Are there any traders out there that have never cursed their chosen indicators for letting them down? Are there any traders out there that are sick and tired of hearing that past performance is no guarantee of future results? Are you ready to join the critics of technical analysis and call it a self-fulfilling prophecy?
Technical Analysis (“TA”) has always had its share of detractors, but when the bank accounts of successful traders rise to the heavens, and they claim that the effective use of TA tools led to their success, then one has to wonder why the criticism persists. As the old adage goes, a poor craftsman always blames his tools for his poor results, and such is the case with the trading community. Figures may vary by medium, but veteran traders typically are only ten percent of those that started. Not everyone is cut out to be a trader. Trading requires a specific set of personality traits and analytical prowess.
But, we also have heard this statement countless times, as well. In this three-part series, we will attempt to guide you around some of the very pitfalls that give TA and its associated set of indicators a bad name. Everyone knows that fundamental information is what causes market behavior to move in one direction or another, but how it moves and fluctuates to get to its next equilibrium level is what technical analysis is all about. TA is the only tool that gives us some insight into what traders are thinking and what they are “likely” to do about it. Success, however, requires a confluence of ideas.
Let’s start with an example to illustrate the importance of “confluence”:
Confluence, simply stated, means a coming together. Traders, far too often, rely on a single indicator or on what they perceive as a single “silver bullet” to evaluate the potential of a set up. If this were the case, then every trading robot and system ever invented would deliver fortunes on a daily basis. No one ever said trading was easy, but your overall probability for success rises with every additional piece of evidence that supports your interpretation of the situation at hand.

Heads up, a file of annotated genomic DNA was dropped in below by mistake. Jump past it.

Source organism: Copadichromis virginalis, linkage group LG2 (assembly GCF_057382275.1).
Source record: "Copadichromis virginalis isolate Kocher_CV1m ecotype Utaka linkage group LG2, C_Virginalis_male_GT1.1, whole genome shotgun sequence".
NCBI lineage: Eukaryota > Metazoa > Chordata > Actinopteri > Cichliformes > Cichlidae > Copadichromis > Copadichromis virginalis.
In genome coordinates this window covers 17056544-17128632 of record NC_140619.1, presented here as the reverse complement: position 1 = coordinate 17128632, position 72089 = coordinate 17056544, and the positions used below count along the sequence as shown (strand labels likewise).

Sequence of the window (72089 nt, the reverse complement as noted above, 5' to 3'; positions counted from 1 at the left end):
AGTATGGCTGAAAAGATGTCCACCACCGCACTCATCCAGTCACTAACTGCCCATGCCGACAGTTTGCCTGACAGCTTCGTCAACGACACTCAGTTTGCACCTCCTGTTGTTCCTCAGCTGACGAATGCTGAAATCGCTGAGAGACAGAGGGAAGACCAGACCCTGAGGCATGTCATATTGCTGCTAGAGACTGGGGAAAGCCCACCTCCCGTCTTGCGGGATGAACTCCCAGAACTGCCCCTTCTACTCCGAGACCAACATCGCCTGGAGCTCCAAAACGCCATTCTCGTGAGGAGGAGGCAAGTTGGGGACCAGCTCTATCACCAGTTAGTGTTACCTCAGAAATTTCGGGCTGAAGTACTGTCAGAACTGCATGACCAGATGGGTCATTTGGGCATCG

In the example above, an amateur might see that the RSI is signaling “Overbought” before the New York opening and immediately place a sell order for the Euro, only to see the market bounce back in due course. What did our beginner miss? First, only half of the Euro’s daily range had been tapped during the London session. After such a run, profit taking is the norm, the reason for the sudden dip before New York came on stream. The key point missed, however, was the positive slope of the ATR indicator, a sign that candlesticks were expanding quickly.
Paul Tudor Jones was a very famous trader that used TA to amass an enormous fortune. One of his many quotes worth remembering was, “When you see a range expansion, the market is sending a very loud, clear signal that it is getting ready to move in the direction of that expansion.” The ATR signal, when combined with the market action at the time, was the evidence that there was still momentum in the recent rise. Better to go long than short, using what some have called a range expansion strategy.
Successful trading is all about increasing the odds in your favor, before you ever place a position. The confluence of many reasons will help with that objective. More tips to improve your TA effectiveness will follow in subsequent articles. Stay Tuned!